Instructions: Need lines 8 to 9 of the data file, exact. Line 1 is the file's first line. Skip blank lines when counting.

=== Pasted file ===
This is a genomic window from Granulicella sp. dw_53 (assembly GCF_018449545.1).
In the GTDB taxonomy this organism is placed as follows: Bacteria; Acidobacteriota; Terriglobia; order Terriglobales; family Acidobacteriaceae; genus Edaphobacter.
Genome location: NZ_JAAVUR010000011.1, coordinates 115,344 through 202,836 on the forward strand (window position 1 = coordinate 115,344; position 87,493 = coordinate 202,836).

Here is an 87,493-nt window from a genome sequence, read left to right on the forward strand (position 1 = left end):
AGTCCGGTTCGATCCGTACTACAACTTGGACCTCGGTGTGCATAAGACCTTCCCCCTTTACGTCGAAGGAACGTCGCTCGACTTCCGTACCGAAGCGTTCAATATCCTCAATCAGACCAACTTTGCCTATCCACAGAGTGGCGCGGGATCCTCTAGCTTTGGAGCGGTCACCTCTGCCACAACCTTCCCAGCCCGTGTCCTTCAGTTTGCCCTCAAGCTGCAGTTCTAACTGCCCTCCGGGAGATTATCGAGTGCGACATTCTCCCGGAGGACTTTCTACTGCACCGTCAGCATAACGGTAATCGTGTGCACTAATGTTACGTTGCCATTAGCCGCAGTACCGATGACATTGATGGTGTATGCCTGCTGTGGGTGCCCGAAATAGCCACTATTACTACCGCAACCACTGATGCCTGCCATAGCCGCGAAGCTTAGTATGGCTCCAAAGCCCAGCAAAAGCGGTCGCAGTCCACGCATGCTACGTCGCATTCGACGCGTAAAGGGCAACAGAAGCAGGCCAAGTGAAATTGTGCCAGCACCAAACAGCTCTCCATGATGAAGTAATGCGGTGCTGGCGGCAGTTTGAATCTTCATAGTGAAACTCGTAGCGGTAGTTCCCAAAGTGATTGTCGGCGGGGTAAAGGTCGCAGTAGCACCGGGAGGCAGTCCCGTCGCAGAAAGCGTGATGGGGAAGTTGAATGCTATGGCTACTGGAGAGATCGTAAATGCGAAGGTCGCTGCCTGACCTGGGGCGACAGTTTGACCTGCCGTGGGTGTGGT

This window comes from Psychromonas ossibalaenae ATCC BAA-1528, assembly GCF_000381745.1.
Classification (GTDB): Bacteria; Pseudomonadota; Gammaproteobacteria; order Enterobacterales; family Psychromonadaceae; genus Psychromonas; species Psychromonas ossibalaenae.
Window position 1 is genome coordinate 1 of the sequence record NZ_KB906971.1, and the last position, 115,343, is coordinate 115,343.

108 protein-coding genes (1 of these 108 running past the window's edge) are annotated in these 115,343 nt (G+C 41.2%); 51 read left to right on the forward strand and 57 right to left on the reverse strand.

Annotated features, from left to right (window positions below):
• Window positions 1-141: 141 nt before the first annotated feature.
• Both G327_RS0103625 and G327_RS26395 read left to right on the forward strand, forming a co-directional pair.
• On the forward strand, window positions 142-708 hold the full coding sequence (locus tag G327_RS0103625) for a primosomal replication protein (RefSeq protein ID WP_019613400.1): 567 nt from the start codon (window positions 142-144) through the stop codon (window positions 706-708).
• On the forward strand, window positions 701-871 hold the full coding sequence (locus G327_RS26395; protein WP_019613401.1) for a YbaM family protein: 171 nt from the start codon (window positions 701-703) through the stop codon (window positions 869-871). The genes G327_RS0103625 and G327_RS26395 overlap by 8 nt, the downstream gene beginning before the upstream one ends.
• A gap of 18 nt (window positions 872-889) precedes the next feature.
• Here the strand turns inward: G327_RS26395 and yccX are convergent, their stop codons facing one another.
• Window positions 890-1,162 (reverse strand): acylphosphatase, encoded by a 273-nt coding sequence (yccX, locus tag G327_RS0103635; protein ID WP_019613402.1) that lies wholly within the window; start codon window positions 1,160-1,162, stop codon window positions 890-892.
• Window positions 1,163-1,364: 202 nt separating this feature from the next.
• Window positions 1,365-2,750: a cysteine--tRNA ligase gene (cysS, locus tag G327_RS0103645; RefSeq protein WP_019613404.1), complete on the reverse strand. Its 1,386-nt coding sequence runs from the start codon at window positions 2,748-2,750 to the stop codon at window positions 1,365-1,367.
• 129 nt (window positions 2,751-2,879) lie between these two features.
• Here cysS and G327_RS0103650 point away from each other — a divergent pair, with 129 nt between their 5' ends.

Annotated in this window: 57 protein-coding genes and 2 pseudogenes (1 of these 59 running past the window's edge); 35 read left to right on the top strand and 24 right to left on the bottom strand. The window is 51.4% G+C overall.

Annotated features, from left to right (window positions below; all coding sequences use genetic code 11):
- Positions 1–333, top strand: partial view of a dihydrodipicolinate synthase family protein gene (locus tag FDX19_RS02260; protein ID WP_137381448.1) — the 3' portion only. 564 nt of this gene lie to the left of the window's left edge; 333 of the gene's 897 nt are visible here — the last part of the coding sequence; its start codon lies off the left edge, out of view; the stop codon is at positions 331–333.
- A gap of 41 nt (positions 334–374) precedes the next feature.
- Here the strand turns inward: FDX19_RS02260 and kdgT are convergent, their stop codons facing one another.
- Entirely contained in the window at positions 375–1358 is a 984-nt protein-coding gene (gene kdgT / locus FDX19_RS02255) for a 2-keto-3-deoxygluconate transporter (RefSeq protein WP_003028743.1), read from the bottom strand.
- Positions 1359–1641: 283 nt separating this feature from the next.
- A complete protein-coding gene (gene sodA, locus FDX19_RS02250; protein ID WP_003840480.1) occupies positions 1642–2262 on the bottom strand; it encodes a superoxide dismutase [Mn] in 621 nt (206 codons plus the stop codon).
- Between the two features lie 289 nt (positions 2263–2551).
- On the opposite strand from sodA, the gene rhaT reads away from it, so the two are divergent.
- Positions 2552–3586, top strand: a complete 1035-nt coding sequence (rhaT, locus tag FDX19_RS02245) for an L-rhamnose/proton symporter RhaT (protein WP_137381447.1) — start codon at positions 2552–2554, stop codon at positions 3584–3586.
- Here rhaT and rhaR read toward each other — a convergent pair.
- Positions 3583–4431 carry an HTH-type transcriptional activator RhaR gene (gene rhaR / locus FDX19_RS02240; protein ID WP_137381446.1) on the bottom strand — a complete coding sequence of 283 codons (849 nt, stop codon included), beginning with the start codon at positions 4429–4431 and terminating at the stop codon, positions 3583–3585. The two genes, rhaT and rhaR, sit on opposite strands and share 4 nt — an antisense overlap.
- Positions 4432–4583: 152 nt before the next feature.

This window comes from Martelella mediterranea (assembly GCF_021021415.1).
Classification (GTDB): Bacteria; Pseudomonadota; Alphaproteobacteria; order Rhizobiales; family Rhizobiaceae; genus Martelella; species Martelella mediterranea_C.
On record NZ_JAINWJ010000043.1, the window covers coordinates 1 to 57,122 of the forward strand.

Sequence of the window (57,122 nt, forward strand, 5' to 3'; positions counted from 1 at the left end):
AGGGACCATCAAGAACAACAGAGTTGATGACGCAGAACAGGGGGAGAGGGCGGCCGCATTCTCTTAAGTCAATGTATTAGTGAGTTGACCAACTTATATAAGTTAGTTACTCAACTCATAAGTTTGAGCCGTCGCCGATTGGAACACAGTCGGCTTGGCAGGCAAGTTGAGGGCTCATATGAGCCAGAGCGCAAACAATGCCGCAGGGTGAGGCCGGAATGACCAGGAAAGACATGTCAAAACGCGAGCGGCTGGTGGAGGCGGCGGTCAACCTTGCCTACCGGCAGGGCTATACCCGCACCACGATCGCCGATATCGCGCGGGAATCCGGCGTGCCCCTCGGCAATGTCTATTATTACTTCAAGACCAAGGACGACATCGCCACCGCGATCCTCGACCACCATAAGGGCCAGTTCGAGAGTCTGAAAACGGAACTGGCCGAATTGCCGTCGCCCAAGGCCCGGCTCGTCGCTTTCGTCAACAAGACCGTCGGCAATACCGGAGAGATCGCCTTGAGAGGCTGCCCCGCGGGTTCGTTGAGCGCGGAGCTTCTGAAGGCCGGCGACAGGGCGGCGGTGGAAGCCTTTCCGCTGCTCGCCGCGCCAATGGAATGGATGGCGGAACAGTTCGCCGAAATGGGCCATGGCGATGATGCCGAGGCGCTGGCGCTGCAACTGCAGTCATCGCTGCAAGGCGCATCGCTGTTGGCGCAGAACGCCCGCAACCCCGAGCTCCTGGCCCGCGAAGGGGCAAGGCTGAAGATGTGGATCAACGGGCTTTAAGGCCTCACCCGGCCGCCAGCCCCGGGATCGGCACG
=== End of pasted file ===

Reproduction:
Window position 1 is genome coordinate 1 of the sequence record NZ_KB906971.1, and the last position, 115,343, is coordinate 115,343.

108 protein-coding genes (1 of these 108 running past the window's edge) are annotated in these 115,343 nt (G+C 41.2%); 51 read left to right on the forward strand and 57 right to left on the reverse strand.